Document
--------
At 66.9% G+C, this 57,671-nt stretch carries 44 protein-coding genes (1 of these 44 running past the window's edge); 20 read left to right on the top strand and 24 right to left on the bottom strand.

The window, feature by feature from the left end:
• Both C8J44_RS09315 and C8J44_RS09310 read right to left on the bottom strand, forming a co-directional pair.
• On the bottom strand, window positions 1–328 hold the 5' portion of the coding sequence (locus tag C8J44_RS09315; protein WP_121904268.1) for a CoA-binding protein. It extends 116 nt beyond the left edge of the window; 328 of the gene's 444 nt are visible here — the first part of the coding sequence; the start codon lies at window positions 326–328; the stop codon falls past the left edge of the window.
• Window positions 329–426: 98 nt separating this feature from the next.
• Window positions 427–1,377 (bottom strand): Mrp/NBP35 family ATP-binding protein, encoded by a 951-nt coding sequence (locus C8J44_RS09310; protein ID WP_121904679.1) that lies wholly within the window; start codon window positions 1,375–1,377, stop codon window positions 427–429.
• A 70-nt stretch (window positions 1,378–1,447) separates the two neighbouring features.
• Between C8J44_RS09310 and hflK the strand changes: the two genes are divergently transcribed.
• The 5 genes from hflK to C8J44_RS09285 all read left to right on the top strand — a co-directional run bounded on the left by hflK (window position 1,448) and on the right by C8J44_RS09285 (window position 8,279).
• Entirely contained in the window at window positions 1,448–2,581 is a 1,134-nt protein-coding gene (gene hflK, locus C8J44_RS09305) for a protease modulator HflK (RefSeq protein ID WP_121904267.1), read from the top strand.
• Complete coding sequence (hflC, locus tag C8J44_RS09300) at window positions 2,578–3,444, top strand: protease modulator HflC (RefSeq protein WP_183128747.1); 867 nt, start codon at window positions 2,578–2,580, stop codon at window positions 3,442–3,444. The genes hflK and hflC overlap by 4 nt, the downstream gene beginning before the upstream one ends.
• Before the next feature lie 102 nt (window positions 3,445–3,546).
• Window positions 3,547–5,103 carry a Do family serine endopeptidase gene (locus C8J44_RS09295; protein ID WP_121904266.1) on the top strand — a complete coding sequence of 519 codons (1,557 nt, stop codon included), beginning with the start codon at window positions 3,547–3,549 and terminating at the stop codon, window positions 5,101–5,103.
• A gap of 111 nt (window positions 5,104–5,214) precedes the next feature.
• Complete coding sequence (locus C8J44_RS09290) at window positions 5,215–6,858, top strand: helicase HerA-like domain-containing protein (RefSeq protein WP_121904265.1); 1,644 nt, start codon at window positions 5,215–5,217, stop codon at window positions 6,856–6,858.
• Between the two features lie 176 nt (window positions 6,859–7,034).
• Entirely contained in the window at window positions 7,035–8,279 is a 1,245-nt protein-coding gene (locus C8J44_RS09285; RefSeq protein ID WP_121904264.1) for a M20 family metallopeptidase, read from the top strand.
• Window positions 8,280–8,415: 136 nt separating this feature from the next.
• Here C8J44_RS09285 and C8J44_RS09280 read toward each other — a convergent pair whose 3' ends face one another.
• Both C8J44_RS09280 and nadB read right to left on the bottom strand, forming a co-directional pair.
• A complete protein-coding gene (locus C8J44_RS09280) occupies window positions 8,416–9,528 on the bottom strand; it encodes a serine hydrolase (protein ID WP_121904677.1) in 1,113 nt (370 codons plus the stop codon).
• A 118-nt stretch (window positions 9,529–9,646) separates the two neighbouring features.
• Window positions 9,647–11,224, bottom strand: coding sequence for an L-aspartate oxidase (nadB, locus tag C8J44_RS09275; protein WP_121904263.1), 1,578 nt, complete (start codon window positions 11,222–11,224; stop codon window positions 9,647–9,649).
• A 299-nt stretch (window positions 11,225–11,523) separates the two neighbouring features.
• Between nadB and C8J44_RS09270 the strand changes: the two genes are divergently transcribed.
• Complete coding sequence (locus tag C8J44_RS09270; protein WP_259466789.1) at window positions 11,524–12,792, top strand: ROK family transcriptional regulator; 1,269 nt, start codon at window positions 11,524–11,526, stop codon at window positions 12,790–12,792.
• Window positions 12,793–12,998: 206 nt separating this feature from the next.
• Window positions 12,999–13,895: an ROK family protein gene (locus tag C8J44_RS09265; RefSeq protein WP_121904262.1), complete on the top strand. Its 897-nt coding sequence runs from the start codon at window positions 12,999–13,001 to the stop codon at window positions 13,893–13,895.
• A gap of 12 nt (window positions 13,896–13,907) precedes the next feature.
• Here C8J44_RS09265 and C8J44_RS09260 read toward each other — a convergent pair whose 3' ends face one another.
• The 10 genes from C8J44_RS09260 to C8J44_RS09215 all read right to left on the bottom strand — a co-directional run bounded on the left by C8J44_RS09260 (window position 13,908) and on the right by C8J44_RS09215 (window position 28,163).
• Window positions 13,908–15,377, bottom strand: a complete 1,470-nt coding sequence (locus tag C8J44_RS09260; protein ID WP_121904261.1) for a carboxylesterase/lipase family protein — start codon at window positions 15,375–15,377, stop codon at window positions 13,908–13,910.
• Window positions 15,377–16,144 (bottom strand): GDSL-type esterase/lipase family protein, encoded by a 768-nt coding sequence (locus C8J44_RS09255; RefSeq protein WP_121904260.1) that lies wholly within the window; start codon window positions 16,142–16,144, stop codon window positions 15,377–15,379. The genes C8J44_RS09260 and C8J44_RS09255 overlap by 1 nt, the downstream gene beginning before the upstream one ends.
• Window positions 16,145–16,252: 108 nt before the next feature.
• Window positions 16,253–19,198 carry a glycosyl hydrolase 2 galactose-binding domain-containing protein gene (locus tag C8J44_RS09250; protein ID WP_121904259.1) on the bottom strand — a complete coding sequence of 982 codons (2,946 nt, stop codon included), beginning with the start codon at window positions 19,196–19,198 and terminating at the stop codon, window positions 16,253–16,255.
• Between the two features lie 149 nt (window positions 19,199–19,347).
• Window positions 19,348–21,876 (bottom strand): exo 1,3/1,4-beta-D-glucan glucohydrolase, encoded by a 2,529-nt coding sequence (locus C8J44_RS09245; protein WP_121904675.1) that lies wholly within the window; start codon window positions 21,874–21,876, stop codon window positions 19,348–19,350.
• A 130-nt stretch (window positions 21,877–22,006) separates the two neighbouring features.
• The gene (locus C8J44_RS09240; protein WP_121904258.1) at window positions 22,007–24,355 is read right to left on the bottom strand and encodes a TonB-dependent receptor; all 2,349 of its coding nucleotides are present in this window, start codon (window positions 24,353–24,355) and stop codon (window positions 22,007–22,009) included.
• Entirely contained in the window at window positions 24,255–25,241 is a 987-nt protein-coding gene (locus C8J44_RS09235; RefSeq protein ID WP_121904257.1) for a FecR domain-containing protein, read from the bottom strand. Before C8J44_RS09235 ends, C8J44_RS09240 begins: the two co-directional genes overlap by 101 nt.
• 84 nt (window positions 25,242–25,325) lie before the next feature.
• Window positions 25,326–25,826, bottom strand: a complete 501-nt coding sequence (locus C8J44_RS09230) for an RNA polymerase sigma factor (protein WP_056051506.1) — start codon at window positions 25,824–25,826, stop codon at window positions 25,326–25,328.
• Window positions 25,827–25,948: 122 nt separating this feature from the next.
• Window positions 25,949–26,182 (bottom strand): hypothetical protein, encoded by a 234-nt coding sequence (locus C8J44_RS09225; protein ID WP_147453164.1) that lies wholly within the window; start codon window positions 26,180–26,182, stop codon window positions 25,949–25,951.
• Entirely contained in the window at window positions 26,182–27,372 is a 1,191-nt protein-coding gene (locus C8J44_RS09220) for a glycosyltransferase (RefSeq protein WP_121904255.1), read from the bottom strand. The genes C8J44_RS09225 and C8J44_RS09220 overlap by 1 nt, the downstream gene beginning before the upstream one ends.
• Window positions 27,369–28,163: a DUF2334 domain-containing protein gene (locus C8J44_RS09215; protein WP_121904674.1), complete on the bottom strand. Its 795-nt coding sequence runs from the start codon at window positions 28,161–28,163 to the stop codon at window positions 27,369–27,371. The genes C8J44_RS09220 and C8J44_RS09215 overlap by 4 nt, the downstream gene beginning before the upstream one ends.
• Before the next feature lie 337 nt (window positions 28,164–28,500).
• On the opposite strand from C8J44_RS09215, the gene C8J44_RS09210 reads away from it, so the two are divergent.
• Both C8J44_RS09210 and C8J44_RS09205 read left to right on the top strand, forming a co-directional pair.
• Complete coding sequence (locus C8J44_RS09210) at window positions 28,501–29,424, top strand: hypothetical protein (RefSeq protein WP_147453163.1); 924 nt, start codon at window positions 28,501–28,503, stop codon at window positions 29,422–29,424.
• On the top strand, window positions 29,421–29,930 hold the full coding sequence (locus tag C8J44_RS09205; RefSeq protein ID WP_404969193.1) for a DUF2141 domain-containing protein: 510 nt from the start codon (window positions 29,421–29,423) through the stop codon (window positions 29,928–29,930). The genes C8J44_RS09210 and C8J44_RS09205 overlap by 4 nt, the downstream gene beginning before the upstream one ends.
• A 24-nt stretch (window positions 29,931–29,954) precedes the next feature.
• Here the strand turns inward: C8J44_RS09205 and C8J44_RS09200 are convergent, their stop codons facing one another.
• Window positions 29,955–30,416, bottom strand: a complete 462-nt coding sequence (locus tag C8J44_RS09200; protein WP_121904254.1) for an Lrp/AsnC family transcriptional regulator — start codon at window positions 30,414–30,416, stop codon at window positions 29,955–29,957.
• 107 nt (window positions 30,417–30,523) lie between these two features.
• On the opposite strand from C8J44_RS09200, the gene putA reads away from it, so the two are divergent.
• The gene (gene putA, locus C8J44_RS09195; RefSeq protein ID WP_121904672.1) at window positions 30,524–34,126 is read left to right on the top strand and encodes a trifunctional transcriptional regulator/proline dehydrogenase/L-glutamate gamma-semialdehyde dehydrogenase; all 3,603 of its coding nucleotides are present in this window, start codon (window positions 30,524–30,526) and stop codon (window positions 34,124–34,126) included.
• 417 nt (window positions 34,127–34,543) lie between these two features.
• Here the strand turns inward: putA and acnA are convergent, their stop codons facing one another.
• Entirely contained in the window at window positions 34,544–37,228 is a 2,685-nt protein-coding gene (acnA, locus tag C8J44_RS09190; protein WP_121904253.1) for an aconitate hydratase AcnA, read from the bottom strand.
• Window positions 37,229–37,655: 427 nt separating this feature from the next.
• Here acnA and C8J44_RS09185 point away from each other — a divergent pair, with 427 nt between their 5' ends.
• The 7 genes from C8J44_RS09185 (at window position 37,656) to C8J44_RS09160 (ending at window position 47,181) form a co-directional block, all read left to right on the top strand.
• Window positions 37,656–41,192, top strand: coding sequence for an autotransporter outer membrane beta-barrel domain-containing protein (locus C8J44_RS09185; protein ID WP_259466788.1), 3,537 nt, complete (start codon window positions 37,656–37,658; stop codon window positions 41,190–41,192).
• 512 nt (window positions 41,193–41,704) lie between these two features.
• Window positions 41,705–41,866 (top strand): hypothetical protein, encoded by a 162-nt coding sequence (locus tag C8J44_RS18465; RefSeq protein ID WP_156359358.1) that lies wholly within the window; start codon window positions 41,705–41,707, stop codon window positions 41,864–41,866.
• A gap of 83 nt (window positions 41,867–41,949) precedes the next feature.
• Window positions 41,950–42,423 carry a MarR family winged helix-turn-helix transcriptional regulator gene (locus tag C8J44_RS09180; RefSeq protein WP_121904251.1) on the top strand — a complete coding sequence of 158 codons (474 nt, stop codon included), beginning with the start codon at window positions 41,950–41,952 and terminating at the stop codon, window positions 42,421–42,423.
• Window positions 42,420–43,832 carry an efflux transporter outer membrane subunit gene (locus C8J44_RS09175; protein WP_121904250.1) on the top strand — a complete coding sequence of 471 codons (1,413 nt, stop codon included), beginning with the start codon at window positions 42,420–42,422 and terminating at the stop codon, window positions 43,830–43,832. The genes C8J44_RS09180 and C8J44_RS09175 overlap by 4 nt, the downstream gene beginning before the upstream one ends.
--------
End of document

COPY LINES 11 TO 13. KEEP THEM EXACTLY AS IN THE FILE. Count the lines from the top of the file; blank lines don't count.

• Complete coding sequence (hflC, locus tag C8J44_RS09300) at window positions 2,578–3,444, top strand: protease modulator HflC (RefSeq protein WP_183128747.1); 867 nt, start codon at window positions 2,578–2,580, stop codon at window positions 3,442–3,444. The genes hflK and hflC overlap by 4 nt, the downstream gene beginning before the upstream one ends.
• Before the next feature lie 102 nt (window positions 3,445–3,546).
• Window positions 3,547–5,103 carry a Do family serine endopeptidase gene (locus C8J44_RS09295; protein ID WP_121904266.1) on the top strand — a complete coding sequence of 519 codons (1,557 nt, stop codon included), beginning with the start codon at window positions 3,547–3,549 and terminating at the stop codon, window positions 5,101–5,103.